In any case, it doesn't take long to get the story moving forward. Allen fires up his laptop and activates his computer, and the next thing Judy knows, the orbiter is in an unknown location, which Allen identifies as somewhere between the orbits of Earth and Mars. Suddenly the flight deck is in an uproar and they've got a traitor astronaut trying to hijack the orbiter and the hyperdrive to sell to the Russians, or the French, or whoever will pay him for it. Judy manages to restore order and gets Allen to take them back to low Earth orbit, but it makes things worse instead of better.

Now they've got a damaged orbiter that can't survive re-entry without major repairs, so they can't get home even after they return from the distant orbit to which they fled. And even if they weren't, Earth's nations are in an uproar as a result of Allen's experiment and the information he released on the Internet, schematics and instructions so that anyone with a modicum of technical skill can build their own.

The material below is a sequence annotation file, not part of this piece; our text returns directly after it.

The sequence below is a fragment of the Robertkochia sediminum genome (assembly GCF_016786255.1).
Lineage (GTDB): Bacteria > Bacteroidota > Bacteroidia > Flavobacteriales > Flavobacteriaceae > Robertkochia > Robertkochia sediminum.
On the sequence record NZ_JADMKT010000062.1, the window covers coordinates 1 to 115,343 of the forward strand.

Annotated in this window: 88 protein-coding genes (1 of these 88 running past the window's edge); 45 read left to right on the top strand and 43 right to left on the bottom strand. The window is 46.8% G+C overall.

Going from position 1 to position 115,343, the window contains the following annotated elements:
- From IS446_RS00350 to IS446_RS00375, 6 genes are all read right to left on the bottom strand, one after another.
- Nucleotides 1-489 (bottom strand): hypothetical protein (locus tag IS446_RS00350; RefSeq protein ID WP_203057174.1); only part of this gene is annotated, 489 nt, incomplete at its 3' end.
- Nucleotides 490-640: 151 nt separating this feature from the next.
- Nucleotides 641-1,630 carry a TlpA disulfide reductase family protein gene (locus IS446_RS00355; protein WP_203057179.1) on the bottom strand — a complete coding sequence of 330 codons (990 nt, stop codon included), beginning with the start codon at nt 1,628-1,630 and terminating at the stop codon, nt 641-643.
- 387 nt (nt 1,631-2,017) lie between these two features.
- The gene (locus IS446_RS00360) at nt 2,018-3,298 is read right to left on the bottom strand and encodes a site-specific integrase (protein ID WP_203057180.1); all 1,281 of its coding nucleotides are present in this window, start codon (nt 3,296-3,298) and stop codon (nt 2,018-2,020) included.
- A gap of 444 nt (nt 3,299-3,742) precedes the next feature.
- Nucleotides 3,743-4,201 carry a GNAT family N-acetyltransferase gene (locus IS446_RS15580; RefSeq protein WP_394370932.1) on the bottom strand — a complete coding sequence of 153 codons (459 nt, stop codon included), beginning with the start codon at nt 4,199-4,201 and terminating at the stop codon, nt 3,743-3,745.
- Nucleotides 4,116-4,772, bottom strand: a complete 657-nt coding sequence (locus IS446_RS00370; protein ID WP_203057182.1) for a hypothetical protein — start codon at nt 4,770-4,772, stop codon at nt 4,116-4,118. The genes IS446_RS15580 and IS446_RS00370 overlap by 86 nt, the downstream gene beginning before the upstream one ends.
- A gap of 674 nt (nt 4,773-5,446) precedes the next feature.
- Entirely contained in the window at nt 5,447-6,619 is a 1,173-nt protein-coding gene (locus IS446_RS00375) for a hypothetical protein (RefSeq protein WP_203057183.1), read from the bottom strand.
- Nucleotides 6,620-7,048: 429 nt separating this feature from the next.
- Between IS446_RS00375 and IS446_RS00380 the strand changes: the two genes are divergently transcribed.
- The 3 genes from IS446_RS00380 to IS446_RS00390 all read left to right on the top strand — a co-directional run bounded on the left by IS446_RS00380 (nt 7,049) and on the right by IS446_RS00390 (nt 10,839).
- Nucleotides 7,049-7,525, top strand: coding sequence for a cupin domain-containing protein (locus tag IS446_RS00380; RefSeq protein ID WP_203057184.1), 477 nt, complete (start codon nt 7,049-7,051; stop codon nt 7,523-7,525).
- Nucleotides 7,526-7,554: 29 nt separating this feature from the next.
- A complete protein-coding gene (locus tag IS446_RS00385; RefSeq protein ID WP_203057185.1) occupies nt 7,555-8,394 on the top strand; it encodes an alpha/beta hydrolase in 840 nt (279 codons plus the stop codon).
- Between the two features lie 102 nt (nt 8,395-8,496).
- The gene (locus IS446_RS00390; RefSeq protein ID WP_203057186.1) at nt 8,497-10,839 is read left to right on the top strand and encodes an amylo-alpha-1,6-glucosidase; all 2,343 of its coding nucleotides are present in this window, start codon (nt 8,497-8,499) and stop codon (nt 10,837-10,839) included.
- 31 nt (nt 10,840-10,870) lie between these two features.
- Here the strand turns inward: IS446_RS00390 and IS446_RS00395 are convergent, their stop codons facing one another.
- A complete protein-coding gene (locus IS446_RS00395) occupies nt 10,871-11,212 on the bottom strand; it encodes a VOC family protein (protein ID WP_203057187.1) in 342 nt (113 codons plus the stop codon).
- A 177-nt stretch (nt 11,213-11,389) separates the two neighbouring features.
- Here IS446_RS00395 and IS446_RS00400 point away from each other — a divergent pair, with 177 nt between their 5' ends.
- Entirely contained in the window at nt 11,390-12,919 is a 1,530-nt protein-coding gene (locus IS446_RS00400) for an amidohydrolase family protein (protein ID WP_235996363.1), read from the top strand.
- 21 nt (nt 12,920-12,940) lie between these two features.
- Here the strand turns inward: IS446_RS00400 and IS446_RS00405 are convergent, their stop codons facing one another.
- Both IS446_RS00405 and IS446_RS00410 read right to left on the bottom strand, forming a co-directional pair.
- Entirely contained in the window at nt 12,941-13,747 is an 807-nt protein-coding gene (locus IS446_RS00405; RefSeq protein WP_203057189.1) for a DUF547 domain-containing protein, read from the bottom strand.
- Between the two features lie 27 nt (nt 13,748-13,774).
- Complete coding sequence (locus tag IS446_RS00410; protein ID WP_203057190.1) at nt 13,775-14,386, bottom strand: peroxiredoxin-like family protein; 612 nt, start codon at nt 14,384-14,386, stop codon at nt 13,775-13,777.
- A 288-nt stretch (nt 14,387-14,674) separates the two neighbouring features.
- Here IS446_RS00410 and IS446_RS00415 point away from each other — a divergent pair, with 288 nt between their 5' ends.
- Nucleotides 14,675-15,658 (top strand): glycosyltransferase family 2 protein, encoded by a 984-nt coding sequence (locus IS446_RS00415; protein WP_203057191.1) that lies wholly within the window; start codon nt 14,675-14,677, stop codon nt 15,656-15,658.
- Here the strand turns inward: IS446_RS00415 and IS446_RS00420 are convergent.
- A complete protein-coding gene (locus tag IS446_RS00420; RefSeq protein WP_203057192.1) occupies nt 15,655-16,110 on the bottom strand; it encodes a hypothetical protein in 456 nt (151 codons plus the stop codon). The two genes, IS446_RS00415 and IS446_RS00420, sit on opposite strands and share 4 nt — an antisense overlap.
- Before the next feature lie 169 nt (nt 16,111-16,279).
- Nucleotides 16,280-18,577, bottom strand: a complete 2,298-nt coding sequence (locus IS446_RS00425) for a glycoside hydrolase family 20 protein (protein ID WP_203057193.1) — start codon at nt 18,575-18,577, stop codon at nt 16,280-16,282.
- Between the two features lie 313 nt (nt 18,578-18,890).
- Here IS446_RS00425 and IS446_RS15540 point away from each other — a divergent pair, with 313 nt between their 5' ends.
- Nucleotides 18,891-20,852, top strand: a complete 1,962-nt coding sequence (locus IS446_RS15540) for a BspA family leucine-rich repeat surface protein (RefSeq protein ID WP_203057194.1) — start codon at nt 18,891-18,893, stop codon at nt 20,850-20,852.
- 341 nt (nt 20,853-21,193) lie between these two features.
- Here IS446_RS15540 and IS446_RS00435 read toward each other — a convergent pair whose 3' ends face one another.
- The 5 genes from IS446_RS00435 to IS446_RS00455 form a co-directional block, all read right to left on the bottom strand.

If anyone's more upset about this turn of events than Judy, it's Allen. He'd created the hyperdrive as a way to give humanity space travel so cheap and easy that ordinary people could do it, with the idea that once humanity was no longer bottled up on a single world, the release of pressure would result in international tensions going down. But like so many idealists before him, he overlooked the will to see a threat in what one cannot control.

However badly Allen's scheme has gone awry, the fact remains that they cannot wait indefinitely for the situation to resolve itself. Soon the orbiter's consumables will run out, leaving them without the means to sustain life in the ultimate hostile environment. So they approach Space Station Freedom for refuge, but rather than surrender for probable arrest and prosecution, Judy and Allen take one of the escape capsules, a design based upon the Gemini spacecraft (apparently there was some serious consideration of such a design for the actual ISS, but it got scrapped as a cost-cutting measure and ISS crews depend on Russian Soyuz capsules for lifeboat purposes).